Major Advances Now Helping South Africans with Impaired Reproductive Biology

Advances in our understanding of reproductive biology made during the past two decades have led to renewed hope for many of those couples that may once have been condemned, as the result of some bodily malfunction, to remain childless. Today, artificial insemination by donor (AID) has been further augmented by the development of effective in-vitro fertilisation (IVF) techniques followed by uterine implantation of the fertilised ovum. Together, such procedures have been responsible for enabling many infertile couples to have a family when, without such interventions, they would have been denied that opportunity.

Today, what might earlier have been regarded as a medical miracle, has now assumed the status of a relatively routine procedure. Such procedures would, however, have not been possible at all were it not for the successful development of the specialised equipment and assortment of reagents needed in order to execute each individual step of these painstaking and demanding techniques.

The term ‘test tube baby’ that is often favoured by the popular press actually does very little to credit the many complex and exacting steps that are involved in carrying out these assisted reproductive procedures.  Where the normal biology of a partner may be impaired for one reason or another, today’s technology is now managing to provide would-be parents with practical solutions that work and IEPSA is a South African company that has been involved in the supply and the support of that technology ever since it first became available to patients in this country.

Despite the popular reference to test-tubes, the cultivation of human ova is actually carried out in shallow containers known as Petri dishes that are also used by bacteriologists for the growth of various microorganisms. A typical IVF procedure begins with a study of the woman’s ovulatory cycle, stimulating it where necessary, and harvesting the resulting eggs. These are then exposed, under lab conditions, to live sperm suspended in a special fluid medium. This stage may require direct injection into an ovum where the penetrative ability of sperm is impaired. The mix is then inspected and any fertilised ova are then cultivated in yet another specialised medium for a period of between 2 and 6 days after which one or more of these will then be embedded into the mother’s uterine wall in order to initiate a pregnancy. Though this is an accurate summary of the technique used to assist normal reproductive biology, it is also a gross simplification.

Not only is a special installation designed to maintain an ultra-clean environment free of particulate matter essential, but all reagents employed must be sterile and prepared to critical specifications while all of the equipment and instruments involved must also be totally free of any contamination. Where live ova or spermatozoa may need to be stored, normal refrigeration units will prove totally inadequate so an efficient cryogenic facility and a source of liquid nitrogen will also be vital in order to assure the continued viability of this delicate living material.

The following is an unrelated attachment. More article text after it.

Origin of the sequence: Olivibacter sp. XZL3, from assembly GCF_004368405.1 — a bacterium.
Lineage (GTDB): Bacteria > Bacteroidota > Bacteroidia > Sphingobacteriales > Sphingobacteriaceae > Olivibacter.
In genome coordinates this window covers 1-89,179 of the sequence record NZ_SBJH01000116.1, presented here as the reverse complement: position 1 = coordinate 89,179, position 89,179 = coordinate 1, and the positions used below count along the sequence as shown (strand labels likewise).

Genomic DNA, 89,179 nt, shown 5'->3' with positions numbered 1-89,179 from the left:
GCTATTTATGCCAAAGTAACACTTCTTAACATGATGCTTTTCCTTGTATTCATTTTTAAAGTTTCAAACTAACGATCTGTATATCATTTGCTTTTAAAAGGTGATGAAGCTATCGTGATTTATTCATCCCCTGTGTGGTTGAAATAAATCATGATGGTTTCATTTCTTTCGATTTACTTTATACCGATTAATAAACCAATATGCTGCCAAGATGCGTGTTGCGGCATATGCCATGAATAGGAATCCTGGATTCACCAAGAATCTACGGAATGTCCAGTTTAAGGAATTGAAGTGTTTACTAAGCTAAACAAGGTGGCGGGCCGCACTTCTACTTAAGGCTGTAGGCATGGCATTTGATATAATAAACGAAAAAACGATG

This is just a short shopping list detailing some of the most important requirements for clinics and the specialise personnel that undertake these procedures. At IEPSA, we have taken every possible care to source the most reliable manufacturers of these and the many other items that together are crucial to their success and to the wellbeing of the patients undergoing treatments to augment some aspect of reproductive biology that may have proved to be inhibiting their attempts to achieve a normal pregnancy.

To assist clinics to create the ideal environmental conditions for IVF we offer efficient Zander Scientific air purification systems from the German manufacturer MTG. In a four-step procedure, these units successively utilise a carbon filter to absorb volatile organics, an HEPA filter to remove microscopic particles like pollen and spores, photo-catalytic oxidation to degrade toxins and remove odours and an ultraviolet lights to kill non-filterable viruses and bacteria.

High quality media, automated packaging and identification equipment and various consumables along with sophisticated storage management software are all sourced from the French company, Cryo Bio System, also a leader in this field. Its consumable products include straws for sample storage, removable goblets for use in liquid nitrogen containers and racks to hold and stack the goblets along with connectors, tubing and nozzles for aspiration and injection uses.

Together, with the advanced cryopreservation systems from Planer also important to transplantation surgery, IEPSA offer the most complete range of products for assisted reproductive biology available in South Africa.

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